The Washington PostDemocracy Dies in Darkness

Where the Senate stands on guns — in one chart

With at least one lifelong National Rifle Association member -- Sen. Joe Manchin (D-W.V.a) -- jumping on board with pushing new gun control measures in the aftermath of the tragedy in Newtown, Conn., we thought it worthwhile to look at where the other senators stand.

Guns are a very regional issue that often don't fall neatly along party lines. There are many Democrats who have great ratings from the NRA, and some Republicans who have not-so-good ratings.

Below, we look at the NRA and Gun Owners of America ratings for all 100 members of the new Senate in 2013 (and feel free to play with the data here). After the chart, a few takeaways.

1. If gun control gets done, a significant number of NRA allies will likely buck the group's wishes. Exactly half of the Senate has at least an 'A-' grade from the NRA.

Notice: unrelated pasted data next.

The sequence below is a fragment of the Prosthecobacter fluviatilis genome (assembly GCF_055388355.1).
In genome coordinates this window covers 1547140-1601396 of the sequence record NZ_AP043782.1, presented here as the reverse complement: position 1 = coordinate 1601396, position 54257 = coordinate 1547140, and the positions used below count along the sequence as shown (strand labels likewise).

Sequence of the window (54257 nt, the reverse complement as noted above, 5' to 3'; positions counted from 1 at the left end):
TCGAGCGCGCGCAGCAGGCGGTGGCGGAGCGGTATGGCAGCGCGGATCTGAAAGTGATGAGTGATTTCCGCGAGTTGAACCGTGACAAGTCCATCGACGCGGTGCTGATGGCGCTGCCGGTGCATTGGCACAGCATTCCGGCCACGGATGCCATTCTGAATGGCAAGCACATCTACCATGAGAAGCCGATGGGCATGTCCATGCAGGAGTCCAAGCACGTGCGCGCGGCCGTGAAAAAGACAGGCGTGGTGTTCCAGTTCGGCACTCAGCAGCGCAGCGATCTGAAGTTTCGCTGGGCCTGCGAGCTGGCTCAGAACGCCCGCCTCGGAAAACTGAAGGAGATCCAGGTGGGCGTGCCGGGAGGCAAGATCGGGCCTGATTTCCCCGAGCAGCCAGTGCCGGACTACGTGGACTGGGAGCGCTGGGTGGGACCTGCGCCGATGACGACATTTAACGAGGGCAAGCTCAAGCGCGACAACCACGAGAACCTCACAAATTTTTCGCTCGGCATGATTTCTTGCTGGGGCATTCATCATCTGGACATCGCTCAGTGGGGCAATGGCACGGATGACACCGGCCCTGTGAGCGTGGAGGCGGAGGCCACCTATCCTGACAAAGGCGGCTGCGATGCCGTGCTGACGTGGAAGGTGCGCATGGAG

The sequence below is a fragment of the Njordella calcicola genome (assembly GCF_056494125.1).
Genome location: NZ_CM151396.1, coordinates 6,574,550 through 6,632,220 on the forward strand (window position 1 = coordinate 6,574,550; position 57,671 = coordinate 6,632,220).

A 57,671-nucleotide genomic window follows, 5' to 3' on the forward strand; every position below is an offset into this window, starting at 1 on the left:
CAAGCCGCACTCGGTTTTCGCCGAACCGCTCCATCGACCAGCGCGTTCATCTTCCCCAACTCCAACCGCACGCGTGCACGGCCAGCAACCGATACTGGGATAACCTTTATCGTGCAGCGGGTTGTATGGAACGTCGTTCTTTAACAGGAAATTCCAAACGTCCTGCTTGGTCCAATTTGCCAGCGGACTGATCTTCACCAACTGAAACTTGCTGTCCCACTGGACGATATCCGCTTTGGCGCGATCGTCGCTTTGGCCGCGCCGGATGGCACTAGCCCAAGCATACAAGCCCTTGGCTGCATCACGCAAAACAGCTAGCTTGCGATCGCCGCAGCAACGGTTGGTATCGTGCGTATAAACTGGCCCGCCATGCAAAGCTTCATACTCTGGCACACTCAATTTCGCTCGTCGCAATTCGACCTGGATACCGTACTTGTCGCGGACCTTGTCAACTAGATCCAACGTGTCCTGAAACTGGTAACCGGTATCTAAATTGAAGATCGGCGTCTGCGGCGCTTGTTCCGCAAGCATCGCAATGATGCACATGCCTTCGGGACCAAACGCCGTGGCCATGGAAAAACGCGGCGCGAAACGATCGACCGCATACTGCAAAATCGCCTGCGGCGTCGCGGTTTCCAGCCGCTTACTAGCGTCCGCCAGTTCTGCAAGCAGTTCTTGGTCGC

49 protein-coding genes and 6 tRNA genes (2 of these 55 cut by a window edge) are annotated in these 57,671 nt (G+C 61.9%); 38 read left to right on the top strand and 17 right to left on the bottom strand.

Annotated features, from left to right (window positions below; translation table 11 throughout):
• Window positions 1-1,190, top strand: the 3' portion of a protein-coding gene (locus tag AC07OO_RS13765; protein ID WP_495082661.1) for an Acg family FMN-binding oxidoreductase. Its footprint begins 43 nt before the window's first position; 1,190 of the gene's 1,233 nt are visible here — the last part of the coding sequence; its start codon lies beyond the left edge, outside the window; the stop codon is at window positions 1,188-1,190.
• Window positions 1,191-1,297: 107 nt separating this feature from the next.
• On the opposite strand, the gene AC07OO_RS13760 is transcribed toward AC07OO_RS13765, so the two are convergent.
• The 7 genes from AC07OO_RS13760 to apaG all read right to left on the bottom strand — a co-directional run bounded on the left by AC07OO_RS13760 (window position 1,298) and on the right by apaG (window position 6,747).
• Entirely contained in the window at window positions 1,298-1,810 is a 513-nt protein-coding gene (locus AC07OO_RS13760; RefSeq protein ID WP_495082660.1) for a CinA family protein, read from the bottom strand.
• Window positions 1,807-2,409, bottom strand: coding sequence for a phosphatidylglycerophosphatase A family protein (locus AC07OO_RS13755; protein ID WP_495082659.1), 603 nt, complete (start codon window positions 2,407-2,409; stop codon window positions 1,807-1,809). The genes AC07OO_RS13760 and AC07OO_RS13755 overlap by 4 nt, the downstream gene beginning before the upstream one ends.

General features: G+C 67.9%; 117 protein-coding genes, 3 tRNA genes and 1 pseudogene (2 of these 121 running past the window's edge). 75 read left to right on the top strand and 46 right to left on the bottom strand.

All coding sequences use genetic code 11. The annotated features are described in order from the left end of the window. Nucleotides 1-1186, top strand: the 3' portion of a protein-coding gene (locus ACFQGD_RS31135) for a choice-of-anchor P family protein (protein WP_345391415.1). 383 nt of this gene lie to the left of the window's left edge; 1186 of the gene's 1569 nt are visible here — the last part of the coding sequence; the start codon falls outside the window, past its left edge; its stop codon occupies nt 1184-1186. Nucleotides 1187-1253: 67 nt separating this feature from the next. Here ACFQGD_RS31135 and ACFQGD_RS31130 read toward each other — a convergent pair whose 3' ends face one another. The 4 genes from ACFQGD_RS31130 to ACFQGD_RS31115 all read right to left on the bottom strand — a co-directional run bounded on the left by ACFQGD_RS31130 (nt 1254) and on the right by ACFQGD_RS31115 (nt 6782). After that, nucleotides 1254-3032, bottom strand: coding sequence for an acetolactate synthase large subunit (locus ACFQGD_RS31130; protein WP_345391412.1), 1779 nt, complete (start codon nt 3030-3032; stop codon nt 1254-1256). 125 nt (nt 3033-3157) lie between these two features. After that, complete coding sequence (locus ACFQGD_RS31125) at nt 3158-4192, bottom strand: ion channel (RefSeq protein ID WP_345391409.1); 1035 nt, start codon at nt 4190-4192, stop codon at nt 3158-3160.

2. The pivotal votes will be pro-gun Democrats like Manchin and Sen. Mark Warner (D-Va.), an 'A'-rated senator who has also called for a conversation on new gun laws. Other 'A'-rated Democrats include Sens. Max Baucus (D-Mont.), Bob Casey (D-Pa.), Tim Johnson (D-S.D.), Mark Begich (D-Alaska) and Jon Tester (D-Mont.) and Sens.-elect Martin Heinrich (D-N.M.) and Joe Donnelly (D-Ind.).

On the GOP side, the most likely proponent would seem to be Sen. Mark Kirk (R-Ill.) -- the only Republican who gets 'F' ratings from gun groups -- and Sens. Susan Collins (R-Maine), John McCain (R-Ariz.) and Dan Coats (R-Ind.), who haven't exactly been tight with the NRA.

3. Starting next month, more than half the Senate will have served one term or less. And because gun issues haven't really come up very often in recent years, many of those members have yet to build substantial voting records. That suggests there could be some surprises.